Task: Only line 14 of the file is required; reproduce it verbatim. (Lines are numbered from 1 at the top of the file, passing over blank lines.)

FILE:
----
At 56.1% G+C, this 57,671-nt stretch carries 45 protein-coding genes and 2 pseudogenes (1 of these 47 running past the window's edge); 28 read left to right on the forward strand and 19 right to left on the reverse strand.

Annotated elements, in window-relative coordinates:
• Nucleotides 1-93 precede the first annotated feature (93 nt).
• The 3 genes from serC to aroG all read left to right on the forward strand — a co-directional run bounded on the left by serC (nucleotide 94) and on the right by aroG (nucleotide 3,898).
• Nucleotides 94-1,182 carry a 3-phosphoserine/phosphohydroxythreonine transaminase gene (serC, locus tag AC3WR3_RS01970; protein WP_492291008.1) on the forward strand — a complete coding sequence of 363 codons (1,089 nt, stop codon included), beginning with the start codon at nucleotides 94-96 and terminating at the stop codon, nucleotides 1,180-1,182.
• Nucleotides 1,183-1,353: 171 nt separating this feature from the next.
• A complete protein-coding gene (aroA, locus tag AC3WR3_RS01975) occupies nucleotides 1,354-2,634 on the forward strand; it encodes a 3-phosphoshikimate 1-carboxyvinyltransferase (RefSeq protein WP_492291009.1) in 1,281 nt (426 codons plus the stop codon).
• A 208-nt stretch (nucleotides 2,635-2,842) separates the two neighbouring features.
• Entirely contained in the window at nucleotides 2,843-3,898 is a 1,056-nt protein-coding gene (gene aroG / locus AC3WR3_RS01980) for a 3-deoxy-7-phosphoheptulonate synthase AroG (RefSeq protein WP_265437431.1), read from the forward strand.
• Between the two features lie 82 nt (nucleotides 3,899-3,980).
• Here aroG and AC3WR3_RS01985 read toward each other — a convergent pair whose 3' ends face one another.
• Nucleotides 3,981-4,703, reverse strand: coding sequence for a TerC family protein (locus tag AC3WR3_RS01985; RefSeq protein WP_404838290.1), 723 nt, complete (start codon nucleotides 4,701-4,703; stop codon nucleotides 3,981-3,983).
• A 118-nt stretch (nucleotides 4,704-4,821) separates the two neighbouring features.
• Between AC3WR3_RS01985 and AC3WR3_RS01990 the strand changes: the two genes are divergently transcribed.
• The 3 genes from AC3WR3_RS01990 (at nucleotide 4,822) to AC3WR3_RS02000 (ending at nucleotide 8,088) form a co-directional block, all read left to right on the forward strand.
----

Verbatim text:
• Between AC3WR3_RS01985 and AC3WR3_RS01990 the strand changes: the two genes are divergently transcribed.